The Delhi gang-rape shook the entire country urging people to question themselves on women safety and women empowerment in India. So let’s see how far have we really come along since then.

The horror of Nirbhaya rape case is still fresh in the minds of Indians. Shame, embarrassment and disgust is all one is reminded of when one thinks of the incident. This urged people to come out on the streets in anger and remorse protesting against sexual harassment. It highlighted the degree of danger women need to deal with and more importantly, the need to make the country a safer place for women.

It did have some immediate impacts:  the 2013 Criminal Law Amendment Act, also known as Nirbhaya Law introduced a minimum 20-year-sentence for gang-rape culprits and those who are found guilty could now be given a death penalty. This was a big step taken by the Indian government to ensure adequate punishment to such offenders. The government defined acid attack as a crime with a minimum sentence of 10 years that could be extended to life in the 2013 Amendment Act. Also, the government made acid attack a non-bailable offense with a provision to pay Rs. 3,50,000 to the victims within 15 days.

Taking a stance on sexual harassment, the 2013 Women at the Workplace Act has given protection against sexual harassment to all women in the workplace, including those informal industries and domestic workers. Also, stalking or voyeurism crimes are non-bailable which earlier were bailable. The introduction of new laws focusing on women safety and maximum punishment for offenders. These laws try to cover as many ways as possible to minimize the various possible risks and crimes towards women. However, these laws and the rigidity towards the issue seem to have made little impact. Statistical data show that rape cases in India moved up from 24,923 in 2012 to 34,651 in 2015. According to NCRB, conviction rates in Delhi went down from 49.25% in 2012 to 29.37% in 2015. However, Delhi Police released a stat showing that the conviction rate has increased 5.4% from 2012 to 2015.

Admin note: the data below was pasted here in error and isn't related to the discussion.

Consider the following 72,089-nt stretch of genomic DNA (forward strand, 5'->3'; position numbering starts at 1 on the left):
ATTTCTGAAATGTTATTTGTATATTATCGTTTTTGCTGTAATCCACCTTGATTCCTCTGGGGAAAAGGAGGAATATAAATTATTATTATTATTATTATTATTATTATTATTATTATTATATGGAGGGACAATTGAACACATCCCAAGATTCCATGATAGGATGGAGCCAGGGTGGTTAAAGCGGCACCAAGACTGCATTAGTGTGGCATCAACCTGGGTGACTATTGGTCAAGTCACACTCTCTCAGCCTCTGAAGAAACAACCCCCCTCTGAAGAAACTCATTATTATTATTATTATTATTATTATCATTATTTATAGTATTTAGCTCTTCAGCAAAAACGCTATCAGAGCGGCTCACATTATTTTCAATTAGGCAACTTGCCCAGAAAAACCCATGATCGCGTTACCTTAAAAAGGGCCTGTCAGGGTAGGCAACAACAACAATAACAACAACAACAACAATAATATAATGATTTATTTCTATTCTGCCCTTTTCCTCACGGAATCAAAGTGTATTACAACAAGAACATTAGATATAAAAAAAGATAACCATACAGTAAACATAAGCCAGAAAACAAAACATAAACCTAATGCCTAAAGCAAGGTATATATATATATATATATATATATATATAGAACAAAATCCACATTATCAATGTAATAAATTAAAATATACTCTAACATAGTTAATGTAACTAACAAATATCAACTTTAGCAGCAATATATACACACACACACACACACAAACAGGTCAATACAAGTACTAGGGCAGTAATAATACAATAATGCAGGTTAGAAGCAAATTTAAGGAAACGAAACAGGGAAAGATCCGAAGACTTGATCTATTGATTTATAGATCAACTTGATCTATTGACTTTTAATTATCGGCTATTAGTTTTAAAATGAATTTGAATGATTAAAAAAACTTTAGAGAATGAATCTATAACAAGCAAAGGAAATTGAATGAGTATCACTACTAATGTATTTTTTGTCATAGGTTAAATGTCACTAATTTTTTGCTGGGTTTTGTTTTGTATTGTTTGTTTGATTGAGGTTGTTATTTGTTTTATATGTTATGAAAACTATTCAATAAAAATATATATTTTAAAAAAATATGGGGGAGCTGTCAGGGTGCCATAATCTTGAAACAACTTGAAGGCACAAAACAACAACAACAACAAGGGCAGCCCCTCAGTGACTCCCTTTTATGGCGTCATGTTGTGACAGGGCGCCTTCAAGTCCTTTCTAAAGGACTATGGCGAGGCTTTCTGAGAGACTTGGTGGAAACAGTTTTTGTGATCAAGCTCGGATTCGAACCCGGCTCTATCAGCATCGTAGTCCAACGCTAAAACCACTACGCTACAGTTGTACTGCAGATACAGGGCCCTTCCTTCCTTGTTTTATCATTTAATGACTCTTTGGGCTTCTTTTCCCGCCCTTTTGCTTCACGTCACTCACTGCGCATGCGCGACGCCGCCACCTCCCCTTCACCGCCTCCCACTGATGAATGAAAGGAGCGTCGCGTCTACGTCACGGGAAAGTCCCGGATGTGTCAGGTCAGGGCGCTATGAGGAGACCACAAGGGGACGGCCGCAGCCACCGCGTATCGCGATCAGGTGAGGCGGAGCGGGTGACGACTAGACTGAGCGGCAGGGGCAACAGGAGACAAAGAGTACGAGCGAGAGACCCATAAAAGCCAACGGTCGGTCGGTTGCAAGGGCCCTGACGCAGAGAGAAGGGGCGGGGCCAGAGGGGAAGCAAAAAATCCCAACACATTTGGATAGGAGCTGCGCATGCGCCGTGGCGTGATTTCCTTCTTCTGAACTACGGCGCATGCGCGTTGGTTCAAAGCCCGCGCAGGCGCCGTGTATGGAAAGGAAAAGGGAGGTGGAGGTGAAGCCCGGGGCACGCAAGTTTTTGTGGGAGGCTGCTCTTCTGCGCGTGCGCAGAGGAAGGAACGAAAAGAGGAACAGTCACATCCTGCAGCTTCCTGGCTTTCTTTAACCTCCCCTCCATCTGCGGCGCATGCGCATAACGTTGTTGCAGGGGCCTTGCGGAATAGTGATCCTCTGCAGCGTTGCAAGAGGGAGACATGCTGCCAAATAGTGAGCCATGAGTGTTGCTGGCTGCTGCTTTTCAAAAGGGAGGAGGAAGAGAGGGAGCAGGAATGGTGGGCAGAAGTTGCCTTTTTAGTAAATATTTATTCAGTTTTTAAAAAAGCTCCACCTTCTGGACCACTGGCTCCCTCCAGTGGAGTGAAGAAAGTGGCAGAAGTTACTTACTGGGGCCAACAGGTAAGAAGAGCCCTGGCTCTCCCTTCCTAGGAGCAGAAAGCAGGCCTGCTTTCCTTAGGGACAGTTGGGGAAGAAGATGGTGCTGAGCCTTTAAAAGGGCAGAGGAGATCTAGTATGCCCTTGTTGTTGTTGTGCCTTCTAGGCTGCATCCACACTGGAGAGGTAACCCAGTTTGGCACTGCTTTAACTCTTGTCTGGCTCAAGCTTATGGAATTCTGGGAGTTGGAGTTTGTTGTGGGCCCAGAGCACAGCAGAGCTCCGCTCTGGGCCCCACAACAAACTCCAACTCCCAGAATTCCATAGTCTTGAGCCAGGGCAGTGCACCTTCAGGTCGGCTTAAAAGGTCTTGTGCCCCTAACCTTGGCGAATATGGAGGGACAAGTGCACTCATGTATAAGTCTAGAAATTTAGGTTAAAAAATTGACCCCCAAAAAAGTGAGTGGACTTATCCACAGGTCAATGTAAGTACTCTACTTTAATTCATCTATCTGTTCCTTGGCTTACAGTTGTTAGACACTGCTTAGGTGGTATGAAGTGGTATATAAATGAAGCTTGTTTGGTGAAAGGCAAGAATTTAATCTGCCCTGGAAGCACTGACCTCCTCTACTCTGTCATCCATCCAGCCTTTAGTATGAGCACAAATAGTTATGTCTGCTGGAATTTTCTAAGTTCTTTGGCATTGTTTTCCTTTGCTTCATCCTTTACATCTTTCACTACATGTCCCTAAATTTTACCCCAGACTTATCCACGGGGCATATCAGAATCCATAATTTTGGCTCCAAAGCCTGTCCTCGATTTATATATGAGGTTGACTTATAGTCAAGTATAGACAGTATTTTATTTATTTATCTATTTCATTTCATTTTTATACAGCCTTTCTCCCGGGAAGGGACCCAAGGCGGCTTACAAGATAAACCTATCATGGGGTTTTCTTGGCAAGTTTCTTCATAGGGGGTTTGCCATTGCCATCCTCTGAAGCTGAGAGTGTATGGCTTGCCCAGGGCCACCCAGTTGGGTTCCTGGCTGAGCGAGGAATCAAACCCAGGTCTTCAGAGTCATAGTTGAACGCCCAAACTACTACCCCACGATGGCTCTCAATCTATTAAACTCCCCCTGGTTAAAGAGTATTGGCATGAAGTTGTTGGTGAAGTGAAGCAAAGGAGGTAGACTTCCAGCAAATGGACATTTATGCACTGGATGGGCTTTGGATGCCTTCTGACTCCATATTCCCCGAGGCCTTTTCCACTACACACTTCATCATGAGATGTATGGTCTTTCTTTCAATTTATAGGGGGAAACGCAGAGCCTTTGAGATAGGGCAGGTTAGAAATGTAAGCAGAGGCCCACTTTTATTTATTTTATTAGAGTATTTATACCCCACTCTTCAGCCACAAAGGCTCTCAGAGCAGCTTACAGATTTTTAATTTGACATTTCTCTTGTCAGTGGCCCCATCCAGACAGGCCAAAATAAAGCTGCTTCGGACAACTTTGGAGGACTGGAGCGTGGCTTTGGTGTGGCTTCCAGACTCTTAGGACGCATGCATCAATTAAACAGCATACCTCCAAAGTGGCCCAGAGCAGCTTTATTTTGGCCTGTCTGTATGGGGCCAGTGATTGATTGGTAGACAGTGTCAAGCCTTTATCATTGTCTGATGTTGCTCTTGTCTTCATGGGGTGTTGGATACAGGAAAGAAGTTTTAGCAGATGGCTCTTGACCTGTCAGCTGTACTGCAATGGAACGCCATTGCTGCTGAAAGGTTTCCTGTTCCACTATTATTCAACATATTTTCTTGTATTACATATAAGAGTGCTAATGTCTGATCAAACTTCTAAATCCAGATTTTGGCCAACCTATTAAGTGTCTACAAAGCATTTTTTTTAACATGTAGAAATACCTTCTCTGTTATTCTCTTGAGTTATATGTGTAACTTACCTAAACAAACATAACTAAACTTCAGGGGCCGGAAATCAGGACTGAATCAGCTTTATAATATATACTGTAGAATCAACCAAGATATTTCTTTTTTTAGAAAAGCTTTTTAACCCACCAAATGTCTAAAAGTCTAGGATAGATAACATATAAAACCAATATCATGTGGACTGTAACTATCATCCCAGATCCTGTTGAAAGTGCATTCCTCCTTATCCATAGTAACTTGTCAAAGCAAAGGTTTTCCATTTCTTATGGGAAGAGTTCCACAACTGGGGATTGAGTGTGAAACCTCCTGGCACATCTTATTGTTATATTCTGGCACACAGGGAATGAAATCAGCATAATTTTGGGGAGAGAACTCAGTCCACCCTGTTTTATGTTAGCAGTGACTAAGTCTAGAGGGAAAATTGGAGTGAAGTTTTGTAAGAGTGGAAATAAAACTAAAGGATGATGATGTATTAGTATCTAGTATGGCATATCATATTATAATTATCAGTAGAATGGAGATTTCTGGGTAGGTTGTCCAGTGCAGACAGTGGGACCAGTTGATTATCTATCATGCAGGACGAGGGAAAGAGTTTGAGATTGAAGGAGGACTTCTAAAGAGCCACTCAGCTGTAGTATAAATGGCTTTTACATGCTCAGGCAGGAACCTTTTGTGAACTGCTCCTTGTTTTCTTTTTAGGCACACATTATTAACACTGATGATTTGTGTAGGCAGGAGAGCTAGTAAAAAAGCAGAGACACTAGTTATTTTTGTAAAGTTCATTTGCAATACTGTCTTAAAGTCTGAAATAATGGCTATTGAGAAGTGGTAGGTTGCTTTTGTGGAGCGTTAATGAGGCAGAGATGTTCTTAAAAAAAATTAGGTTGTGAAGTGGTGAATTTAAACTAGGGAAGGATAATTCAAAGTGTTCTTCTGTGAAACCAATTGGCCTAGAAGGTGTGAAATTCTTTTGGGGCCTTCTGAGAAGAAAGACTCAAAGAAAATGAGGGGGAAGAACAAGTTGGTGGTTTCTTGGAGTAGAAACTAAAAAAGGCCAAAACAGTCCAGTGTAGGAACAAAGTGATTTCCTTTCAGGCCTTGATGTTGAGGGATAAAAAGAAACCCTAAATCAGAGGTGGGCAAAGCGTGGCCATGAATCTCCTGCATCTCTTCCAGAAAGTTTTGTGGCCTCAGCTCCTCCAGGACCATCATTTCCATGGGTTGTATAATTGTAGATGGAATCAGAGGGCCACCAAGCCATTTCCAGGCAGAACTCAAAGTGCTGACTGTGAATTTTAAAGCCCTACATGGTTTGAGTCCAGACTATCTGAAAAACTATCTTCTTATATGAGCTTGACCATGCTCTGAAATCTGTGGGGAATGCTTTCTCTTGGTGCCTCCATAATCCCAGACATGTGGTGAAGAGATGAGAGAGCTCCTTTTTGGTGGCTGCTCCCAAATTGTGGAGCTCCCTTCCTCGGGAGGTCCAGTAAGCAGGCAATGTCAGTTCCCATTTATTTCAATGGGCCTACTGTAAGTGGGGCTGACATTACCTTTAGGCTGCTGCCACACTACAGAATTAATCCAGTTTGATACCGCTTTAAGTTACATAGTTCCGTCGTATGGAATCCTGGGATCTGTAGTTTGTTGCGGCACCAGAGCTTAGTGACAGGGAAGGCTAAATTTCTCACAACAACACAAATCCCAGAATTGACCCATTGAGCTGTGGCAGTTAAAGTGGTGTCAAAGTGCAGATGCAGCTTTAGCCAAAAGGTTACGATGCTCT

The Modi government launched the ‘I Feel Safe’ app, a personal safety app which is accessible even without data connection. The app was launched in 2016. The app places automatic call to 100 and tracks the location of the person in distress within 30 seconds. As per a report by Quint, published in 2016, sexual assault cases in Delhi have tripled since 2012.

Even after so many years of debate, discussion, the ‘apparent’ progress, stats reveal that we are nowhere near achieving the goal of women safety. In fact, we are worse off. Highlighting the matter does not mean that the matter is being solved. It can never be solved until it is confined to change of laws and introduction of apps. There will be a difference only when there is a change in our mentality. Yes, such things take time but we need to first move in the right direction. After all, the journey of a thousand miles begins with a single step.

Feature Image Credits: The Time Magazine


Karan Singhania
[email protected]